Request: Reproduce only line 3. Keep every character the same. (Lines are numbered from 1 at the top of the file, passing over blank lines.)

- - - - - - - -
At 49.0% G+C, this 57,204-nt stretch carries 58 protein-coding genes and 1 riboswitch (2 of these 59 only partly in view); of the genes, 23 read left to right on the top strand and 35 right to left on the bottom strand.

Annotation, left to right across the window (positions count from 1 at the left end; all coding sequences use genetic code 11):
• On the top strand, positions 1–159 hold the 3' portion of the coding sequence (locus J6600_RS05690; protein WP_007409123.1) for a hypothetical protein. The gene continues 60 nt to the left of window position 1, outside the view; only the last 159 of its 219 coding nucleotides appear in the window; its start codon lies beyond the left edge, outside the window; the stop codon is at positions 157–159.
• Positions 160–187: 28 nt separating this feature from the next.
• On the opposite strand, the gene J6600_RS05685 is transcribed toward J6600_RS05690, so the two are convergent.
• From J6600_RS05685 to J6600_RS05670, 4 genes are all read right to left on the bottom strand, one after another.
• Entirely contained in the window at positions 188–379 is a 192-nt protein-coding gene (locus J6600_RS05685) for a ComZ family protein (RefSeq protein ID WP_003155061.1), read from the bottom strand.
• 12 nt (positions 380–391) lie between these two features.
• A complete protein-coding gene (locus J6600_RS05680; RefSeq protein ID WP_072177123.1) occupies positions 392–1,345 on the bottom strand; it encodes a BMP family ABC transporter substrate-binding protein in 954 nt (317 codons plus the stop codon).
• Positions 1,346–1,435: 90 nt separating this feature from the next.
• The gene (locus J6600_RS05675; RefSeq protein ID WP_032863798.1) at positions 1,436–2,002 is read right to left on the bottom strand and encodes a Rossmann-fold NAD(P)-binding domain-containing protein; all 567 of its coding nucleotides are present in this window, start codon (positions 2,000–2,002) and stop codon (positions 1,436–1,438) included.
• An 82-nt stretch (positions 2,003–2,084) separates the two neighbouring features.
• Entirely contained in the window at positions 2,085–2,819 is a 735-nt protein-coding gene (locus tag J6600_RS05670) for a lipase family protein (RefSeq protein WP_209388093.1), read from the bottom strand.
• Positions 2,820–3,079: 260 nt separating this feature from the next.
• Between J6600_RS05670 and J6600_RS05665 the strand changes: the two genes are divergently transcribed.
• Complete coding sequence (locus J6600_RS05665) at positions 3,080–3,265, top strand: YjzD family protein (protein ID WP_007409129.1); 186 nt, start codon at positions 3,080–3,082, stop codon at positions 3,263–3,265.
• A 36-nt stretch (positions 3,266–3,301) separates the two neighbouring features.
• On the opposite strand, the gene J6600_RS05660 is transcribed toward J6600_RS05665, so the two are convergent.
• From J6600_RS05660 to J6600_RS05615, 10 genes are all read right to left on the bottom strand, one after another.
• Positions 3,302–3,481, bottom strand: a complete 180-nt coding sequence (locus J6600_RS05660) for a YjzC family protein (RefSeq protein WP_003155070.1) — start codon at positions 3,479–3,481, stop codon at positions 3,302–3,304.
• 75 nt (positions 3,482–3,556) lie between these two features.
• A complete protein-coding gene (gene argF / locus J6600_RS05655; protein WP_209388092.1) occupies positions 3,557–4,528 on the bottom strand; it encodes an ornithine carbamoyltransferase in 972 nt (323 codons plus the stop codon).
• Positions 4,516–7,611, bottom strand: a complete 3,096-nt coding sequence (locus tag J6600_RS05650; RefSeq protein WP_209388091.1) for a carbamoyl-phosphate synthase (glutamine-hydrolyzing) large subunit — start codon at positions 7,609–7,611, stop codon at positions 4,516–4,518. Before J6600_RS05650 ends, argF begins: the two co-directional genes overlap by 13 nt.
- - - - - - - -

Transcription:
• On the top strand, positions 1–159 hold the 3' portion of the coding sequence (locus J6600_RS05690; protein WP_007409123.1) for a hypothetical protein. The gene continues 60 nt to the left of window position 1, outside the view; only the last 159 of its 219 coding nucleotides appear in the window; its start codon lies beyond the left edge, outside the window; the stop codon is at positions 157–159.